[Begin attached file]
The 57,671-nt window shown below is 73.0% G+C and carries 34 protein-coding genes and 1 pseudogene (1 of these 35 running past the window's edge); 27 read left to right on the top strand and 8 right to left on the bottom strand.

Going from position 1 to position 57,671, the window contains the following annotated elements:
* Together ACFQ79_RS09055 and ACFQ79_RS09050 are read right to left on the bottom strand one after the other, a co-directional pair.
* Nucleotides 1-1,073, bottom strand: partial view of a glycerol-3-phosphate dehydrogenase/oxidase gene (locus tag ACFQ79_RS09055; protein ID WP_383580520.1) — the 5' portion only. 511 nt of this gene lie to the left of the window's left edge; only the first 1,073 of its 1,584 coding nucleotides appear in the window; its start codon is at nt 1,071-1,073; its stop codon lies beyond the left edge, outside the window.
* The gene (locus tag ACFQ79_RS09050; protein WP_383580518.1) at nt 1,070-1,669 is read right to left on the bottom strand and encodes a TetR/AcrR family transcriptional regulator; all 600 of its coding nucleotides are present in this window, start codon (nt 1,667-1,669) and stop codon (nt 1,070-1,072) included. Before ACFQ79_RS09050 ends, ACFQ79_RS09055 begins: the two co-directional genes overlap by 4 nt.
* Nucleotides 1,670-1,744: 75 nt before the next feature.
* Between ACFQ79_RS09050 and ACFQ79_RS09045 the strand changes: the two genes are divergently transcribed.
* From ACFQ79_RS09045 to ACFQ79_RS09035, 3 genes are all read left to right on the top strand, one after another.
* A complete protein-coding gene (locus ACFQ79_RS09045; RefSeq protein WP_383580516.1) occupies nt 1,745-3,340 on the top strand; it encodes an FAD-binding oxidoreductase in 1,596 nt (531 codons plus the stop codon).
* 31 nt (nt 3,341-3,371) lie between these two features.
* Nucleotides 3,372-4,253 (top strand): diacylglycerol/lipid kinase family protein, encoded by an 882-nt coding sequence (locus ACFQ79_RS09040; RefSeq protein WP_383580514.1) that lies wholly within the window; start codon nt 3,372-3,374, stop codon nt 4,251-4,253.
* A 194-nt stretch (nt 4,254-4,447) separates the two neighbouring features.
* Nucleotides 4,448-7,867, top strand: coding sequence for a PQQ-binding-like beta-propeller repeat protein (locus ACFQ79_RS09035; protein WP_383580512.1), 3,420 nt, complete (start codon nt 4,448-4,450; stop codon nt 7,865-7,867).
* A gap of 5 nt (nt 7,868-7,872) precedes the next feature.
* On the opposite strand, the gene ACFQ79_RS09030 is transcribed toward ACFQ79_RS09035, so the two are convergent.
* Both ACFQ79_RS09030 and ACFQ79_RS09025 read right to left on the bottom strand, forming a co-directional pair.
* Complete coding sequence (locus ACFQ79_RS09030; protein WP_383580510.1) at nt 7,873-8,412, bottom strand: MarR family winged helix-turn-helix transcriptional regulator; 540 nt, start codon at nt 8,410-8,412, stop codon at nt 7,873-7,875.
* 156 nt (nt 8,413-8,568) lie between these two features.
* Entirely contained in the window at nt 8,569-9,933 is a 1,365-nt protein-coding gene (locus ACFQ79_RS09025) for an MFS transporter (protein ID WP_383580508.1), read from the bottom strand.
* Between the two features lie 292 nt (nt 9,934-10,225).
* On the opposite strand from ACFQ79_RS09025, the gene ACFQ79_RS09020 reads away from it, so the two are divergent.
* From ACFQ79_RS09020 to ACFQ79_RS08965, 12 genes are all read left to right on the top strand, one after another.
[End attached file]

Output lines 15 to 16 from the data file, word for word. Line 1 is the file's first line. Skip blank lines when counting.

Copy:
* On the opposite strand, the gene ACFQ79_RS09030 is transcribed toward ACFQ79_RS09035, so the two are convergent.
* Both ACFQ79_RS09030 and ACFQ79_RS09025 read right to left on the bottom strand, forming a co-directional pair.